The Cederberg Mountains
Before the pandemic I used to write travel stories about fabulous places, cosy couches, exotic safari lodges and sexy sunsets. I am still writing these stories but now there is a pandemic and I have to include pandemic stories too.
A few weeks ago, at lockdown level two, I traveled with friends from Cape Town, via the West Coast National Park, on to the Cederberg Mountains. Our trip was timed to see the daisies, yellow, pink, red, blue and orange. They’re smart, these daisies, flowering every August and September, after the Cape winter rains.
Some seasons are better than others. This season was pretty perfect.
The sun shone, and the national park, with its endless fields of flowers, desolate beaches, beautiful birds and FLAMINGOS, was astonishing. We frolicked, pulled our masks up, sanitised, photographed, pulled our masks down, drove over scary and magnificent mountain passes and in the evening, arrived in The Cederberg.
Clanwilliam is the main town in the Cederberg. It’s small, with a couple of cutesy guesthouses, coffee shops, a church, a bottle store (all small South African towns have a church and a bottle store) and several craft shops. We’d chosen not to stay in town but in the mountains.
A good choice.
As we turned off the main road and on to a narrow dusty one, the sun was setting. It felt like we were in a Pierneef painting, the mountains majestic, dark blue, purple, then gold.
We rang our guesthouse door.
And rang and rang. When the owner eventually came, with her two huge dogs that were pretty terrifying, I noticed she was tipsy.
I also noticed her lipstick.
Revlon Stay All Day, Ruby Red.
What the actual. Nobody wears lipstick anymore. Mask up, baby. Especially if you are in the hospitality industry.
I whispered to her, from a distance, about the pandemic. It went right over her floral head. Maybe it was the scent of the orange trees that got to her – the Cederberg is home to citrus farms and the air was indeed heady – or maybe it was the wine.
There are a lot of good vineyards in the area.
We checked in. Kept our distance. Used our own sanitiser. And made our way to our little self catering cottage. We had a beautiful night around a fire and under a million stars, and in the morning we plucked oranges off the trees and went to explore the area.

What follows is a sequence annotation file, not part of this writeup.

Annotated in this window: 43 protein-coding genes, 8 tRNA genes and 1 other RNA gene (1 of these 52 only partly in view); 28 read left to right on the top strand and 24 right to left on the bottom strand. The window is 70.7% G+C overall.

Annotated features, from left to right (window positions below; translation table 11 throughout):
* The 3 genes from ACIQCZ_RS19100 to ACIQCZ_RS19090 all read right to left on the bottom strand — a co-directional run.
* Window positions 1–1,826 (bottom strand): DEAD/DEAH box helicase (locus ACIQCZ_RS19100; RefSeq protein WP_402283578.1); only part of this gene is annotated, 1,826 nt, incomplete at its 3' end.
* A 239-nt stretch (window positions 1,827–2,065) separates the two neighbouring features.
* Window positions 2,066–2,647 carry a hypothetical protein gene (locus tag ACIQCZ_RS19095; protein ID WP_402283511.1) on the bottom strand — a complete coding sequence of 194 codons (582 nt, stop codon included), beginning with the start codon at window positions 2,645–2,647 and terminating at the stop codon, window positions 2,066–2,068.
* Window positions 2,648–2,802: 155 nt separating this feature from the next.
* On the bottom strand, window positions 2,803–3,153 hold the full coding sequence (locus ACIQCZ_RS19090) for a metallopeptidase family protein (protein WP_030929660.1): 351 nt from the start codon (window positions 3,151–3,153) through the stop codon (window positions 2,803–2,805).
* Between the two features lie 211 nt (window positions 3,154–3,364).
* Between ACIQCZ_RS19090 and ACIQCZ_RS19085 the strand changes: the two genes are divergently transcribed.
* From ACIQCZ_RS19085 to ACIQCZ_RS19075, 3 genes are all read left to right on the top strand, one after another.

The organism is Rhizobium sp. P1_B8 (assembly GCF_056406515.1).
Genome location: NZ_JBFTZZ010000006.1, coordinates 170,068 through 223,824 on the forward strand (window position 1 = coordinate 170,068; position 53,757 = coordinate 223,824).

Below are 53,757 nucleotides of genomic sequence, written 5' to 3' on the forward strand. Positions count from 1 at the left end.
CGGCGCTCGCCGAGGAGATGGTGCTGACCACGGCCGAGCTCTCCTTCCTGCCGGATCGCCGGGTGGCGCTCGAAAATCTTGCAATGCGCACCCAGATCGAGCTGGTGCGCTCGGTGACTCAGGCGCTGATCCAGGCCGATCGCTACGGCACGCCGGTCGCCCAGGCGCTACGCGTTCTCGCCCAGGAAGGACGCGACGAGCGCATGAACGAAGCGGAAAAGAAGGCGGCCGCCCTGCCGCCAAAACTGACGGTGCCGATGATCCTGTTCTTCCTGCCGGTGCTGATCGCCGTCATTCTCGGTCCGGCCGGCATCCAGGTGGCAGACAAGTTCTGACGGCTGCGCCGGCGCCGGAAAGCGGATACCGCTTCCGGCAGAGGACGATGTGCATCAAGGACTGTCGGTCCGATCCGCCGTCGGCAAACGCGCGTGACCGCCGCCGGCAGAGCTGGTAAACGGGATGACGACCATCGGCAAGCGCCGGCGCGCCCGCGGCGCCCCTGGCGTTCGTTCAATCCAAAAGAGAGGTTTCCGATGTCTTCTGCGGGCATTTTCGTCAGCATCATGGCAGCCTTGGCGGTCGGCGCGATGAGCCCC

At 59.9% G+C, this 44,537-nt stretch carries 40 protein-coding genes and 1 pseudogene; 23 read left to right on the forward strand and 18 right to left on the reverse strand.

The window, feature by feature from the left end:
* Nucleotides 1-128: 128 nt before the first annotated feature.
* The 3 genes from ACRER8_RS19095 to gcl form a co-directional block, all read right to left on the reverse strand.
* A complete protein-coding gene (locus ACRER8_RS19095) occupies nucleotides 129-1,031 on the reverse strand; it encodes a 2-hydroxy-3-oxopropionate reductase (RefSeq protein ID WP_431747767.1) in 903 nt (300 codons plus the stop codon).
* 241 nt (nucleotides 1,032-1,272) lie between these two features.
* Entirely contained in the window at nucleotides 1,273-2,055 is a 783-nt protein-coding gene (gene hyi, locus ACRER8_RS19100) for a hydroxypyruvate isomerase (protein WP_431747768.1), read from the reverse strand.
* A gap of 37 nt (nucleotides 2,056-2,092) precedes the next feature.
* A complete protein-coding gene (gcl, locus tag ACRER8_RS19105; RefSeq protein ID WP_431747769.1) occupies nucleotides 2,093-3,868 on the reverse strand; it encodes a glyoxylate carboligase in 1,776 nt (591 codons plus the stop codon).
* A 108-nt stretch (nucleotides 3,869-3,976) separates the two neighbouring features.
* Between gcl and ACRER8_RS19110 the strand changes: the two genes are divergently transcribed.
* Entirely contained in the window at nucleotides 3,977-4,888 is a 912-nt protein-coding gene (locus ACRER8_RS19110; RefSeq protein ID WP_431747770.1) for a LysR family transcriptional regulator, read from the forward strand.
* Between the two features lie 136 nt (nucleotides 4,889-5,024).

A neighbour had told us we HAD TO GO TO NIEWOUDTVILLE.
‘It’s where the best flowers are,’ he gasped through his buff, which had the South African flag emblazoned on it.
You can never see too many flowers and so we took a day trip to Niewoudtville. We thought the flowers in the Cederberg were amazing, and they were, but here we found thousands upon thousands of blooms, together with the odd windmill, tea-rooms with freshly made scones and a lot of tourists because it was peak flower season and everyone had been locked up for months.
Some places are more pandemic friendly than others. It’s not a bad idea for one person to jump out the car and check the place before making a decision to go inside.
I did a lot of jumping.
Flowers, coffee, flowers, pancakes, flowers, view, flowers, loo.
We found some beautiful places. And avoided a couple that felt too busy.
When travelling in these times, do your research in advance. Make sure your guesthouse is following the Covid-19 protocols. Maybe know which restaurants are recommended. Hope you have a neighbour like ours who tells you where to go, use a good Tour Operator (me, the new flower expert) or check online.
We had just three nights in the area. A few more would’ve been fabulous. There’s incredible hiking, the mountains are amazing, and you can walk and find crystal clear streams for swimming.
Unmasked, and wearing only lipstick.
There’s also stargazing, wine tasting, tea tasting, shopping, snoozing in the orchards and if you cannot stay away – MANY MORE BLOSSOMS TO EXPLORE.
It’s easy to do a day trip to the West Coast National Park from Cape Town. Spring is the best time to travel and it’s just an hour away.
And visit the Cederberg any time, an easy and beautiful three hour drive from Cape Town.
Mail me. I know where you should and shouldn’t stay.